As of the 22nd of October, New Zealand's overseas investment rules will be tightened in an attempt to restrict foreign ownership of residential land.
The present Government has identified foreign speculators entering the New Zealand housing market as one of the key drivers of our rising property prices. The rule changes are aimed at restricting these foreign speculators from buying existing homes. The Government hopes that this will slow our rising property prices; making homes more accessible for Kiwis.
What you need to know
As of 22 October 2018 anyone that is not a New Zealand citizen or “ordinarily resident in New Zealand” will have to obtain the consent of the Overseas Investment Office to purchase residential land. There are exceptions for Australian and Singaporean citizens and permanent residents.
“Ordinarily Resident in New Zealand” means that you meet all of the following:
All land classed as ‘residential’ or ‘lifestyle’ under the District Valuation Roll will now be deemed ‘sensitive land’ for the purposes of the Overseas Investment Act (refer QV’s website under ‘Building Type’ to check property classifications). This will cover the vast majority of real estate sales and purchases in New Zealand. Previously only purchases of special types of land were deemed ‘sensitive’ such as the purchase of large non-urban properties, land near special land features such as lakes, and properties in historical or heritage areas.
These new rules apply only to contracts signed on or after 22 October 2018, regardless of the settlement date or conditions.
The Overseas Investment Office will grant consent to foreign purchasers of residential land if they are satisfied that several tests are met.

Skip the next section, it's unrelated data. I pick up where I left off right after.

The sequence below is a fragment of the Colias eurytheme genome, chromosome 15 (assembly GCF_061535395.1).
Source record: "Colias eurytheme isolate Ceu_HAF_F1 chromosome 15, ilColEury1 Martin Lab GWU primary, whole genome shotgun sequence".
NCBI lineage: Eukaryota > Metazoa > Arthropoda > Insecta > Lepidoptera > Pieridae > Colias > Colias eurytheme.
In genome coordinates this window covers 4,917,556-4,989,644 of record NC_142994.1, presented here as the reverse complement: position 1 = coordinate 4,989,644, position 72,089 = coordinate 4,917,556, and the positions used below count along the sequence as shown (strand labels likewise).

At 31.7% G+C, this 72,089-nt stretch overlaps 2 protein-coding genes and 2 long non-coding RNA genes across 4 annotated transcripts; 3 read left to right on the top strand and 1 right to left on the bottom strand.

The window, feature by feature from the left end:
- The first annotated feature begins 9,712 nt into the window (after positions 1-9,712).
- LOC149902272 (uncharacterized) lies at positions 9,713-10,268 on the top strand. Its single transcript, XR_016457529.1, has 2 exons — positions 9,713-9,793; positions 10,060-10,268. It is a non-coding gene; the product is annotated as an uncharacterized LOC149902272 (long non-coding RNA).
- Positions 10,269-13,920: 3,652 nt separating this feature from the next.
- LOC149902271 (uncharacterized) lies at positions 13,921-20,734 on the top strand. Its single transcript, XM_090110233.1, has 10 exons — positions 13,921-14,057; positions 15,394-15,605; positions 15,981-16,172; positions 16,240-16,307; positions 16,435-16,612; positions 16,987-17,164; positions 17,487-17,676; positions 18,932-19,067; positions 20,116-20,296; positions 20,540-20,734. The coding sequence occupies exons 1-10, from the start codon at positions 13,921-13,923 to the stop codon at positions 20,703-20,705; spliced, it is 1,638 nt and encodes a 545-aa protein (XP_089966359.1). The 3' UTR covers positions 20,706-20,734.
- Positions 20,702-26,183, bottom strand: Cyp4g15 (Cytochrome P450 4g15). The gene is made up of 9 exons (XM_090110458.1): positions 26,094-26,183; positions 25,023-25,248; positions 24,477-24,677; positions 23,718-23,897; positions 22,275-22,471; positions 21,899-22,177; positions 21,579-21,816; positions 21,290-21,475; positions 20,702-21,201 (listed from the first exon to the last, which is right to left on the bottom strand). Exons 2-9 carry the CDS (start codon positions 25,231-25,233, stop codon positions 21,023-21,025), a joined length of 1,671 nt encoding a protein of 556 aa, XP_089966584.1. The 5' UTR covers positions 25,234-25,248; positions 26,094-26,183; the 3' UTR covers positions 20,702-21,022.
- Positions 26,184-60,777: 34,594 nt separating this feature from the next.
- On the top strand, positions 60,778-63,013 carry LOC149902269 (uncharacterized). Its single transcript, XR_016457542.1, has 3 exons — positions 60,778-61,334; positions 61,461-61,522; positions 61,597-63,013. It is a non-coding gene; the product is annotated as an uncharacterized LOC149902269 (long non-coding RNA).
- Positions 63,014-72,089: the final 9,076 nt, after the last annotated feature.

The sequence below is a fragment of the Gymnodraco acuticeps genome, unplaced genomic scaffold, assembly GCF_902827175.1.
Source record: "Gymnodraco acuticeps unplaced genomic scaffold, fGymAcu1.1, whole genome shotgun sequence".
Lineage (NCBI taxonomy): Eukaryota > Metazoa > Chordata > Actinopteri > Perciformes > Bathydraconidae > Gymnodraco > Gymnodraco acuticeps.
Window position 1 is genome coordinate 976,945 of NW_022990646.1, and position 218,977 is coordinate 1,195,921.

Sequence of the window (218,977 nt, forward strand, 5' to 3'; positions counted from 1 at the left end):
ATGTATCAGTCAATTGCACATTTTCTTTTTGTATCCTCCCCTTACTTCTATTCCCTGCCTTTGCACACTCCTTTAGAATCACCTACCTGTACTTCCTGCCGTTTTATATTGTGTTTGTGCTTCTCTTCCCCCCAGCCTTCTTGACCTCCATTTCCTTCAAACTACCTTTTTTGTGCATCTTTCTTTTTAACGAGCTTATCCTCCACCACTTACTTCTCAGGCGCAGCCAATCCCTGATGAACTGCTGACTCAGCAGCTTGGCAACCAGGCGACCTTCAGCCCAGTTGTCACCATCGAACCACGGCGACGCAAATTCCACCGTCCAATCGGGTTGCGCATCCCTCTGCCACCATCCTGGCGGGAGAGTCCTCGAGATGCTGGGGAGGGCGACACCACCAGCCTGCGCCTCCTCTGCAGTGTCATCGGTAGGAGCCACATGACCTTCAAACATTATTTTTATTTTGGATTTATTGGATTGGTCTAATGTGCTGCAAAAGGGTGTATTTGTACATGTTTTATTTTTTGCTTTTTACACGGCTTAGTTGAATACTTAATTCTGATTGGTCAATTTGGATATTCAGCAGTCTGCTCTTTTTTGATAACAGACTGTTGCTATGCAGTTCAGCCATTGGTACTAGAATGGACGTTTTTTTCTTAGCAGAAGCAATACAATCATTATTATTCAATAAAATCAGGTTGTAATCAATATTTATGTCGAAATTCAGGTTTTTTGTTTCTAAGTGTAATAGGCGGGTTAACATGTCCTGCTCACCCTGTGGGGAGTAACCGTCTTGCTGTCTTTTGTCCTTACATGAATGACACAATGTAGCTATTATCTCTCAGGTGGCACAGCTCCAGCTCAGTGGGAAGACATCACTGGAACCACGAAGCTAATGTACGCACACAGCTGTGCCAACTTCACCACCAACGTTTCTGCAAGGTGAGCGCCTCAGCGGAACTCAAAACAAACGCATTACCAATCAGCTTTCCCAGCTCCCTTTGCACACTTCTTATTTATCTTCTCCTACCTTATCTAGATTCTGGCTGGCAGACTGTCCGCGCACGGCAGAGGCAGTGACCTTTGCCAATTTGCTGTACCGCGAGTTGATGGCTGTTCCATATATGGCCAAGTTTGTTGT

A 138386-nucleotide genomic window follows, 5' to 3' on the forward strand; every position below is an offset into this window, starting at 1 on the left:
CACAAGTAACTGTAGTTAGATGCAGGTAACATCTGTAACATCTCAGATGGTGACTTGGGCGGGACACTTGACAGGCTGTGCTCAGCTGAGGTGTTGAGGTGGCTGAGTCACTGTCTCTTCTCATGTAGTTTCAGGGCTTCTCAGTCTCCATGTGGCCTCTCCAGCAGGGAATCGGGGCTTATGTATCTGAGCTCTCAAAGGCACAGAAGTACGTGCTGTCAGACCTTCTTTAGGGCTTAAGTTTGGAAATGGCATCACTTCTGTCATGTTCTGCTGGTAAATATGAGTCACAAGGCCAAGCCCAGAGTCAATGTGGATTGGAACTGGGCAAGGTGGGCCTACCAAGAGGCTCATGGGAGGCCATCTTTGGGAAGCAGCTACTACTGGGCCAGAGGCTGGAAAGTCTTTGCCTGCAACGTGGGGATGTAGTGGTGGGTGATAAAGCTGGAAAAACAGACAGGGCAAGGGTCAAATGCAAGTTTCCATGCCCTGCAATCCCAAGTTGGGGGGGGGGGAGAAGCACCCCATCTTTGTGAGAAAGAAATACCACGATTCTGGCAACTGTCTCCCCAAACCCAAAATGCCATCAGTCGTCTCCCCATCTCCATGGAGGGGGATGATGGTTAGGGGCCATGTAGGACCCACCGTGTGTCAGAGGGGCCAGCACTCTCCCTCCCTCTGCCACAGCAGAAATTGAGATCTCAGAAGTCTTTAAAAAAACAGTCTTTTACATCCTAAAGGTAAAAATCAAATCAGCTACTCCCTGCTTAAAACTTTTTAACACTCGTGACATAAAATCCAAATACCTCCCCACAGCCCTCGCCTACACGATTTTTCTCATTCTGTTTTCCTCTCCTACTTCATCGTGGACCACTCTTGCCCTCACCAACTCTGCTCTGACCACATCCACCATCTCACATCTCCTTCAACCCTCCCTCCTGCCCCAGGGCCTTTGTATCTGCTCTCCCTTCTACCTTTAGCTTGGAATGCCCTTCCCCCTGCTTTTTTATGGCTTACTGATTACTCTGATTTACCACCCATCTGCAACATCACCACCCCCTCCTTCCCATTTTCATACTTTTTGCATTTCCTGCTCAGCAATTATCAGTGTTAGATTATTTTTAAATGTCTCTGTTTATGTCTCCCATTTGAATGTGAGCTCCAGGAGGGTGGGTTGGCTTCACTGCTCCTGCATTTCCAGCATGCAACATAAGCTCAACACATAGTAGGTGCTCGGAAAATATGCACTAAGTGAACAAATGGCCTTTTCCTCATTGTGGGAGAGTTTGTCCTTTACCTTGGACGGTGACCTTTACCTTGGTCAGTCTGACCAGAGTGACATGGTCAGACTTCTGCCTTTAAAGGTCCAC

There are a number of different pathways that a foreign purchaser can use to obtain consent. Each pathway comprises a number of different tests. A summary of these pathways is outlined below as applies to residential (but not otherwise sensitive) land.
From 22 October 2018 onwards, all purchasers will have to complete an ‘eligibility statement’ setting out their eligibility to purchase residential land. This statement will form part of the pre-settlement paperwork completed with solicitors/conveyancers.
Given the short period of time since these changes were announced, there is some uncertainty surrounding exactly how the various stakeholders may be affected.
It will be important for purchasers who are not New Zealand citizens to carefully consider their eligibility to purchase residential land early on in the purchase process. Ideally this would be before signing the contract. Failure to do so could mean that there is not enough time to obtain consent, possibly leading to delays and/or default in settlement, and penalty fines.
There is scope for the changes to also be problematic from a vendor’s perspective. At this stage, we suggest that all vendors signing contracts on or after 22 October 2018 turn their mind to prospective purchasers’ eligibility to purchase residential land and raise any concerns.
If you have any questions or concerns about how the overseas investment changes will affect you, we strongly recommend that you seek legal advice. Our Property Team can assist you.
Disclaimer: this article is general in nature and not intended to be used as specific legal advice.